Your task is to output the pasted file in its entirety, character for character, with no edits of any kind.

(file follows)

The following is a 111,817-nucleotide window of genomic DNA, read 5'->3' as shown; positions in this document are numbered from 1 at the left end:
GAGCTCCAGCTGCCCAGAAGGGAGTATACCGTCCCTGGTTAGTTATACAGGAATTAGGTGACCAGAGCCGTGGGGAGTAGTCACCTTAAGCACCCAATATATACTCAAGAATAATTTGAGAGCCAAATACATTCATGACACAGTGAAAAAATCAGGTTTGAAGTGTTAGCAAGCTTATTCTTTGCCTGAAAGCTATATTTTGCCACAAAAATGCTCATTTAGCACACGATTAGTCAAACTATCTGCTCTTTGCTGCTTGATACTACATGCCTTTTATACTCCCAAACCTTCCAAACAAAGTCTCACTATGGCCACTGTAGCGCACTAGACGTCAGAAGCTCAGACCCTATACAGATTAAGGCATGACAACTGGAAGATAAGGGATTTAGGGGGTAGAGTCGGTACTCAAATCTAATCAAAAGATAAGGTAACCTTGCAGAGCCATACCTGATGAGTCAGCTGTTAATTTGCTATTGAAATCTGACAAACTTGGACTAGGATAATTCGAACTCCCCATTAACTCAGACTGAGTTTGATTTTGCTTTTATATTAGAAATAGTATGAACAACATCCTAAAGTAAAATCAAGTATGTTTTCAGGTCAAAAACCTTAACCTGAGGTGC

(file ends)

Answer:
The following is a 111,817-nucleotide window of genomic DNA, read 5'->3' as shown; positions in this document are numbered from 1 at the left end:
GAGCTCCAGCTGCCCAGAAGGGAGTATACCGTCCCTGGTTAGTTATACAGGAATTAGGTGACCAGAGCCGTGGGGAGTAGTCACCTTAAGCACCCAATATATACTCAAGAATAATTTGAGAGCCAAATACATTCATGACACAGTGAAAAAATCAGGTTTGAAGTGTTAGCAAGCTTATTCTTTGCCTGAAAGCTATATTTTGCCACAAAAATGCTCATTTAGCACACGATTAGTCAAACTATCTGCTCTTTGCTGCTTGATACTACATGCCTTTTATACTCCCAAACCTTCCAAACAAAGTCTCACTATGGCCACTGTAGCGCACTAGACGTCAGAAGCTCAGACCCTATACAGATTAAGGCATGACAACTGGAAGATAAGGGATTTAGGGGGTAGAGTCGGTACTCAAATCTAATCAAAAGATAAGGTAACCTTGCAGAGCCATACCTGATGAGTCAGCTGTTAATTTGCTATTGAAATCTGACAAACTTGGACTAGGATAATTCGAACTCCCCATTAACTCAGACTGAGTTTGATTTTGCTTTTATATTAGAAATAGTATGAACAACATCCTAAAGTAAAATCAAGTATGTTTTCAGGTCAAAAACCTTAACCTGAGGTGC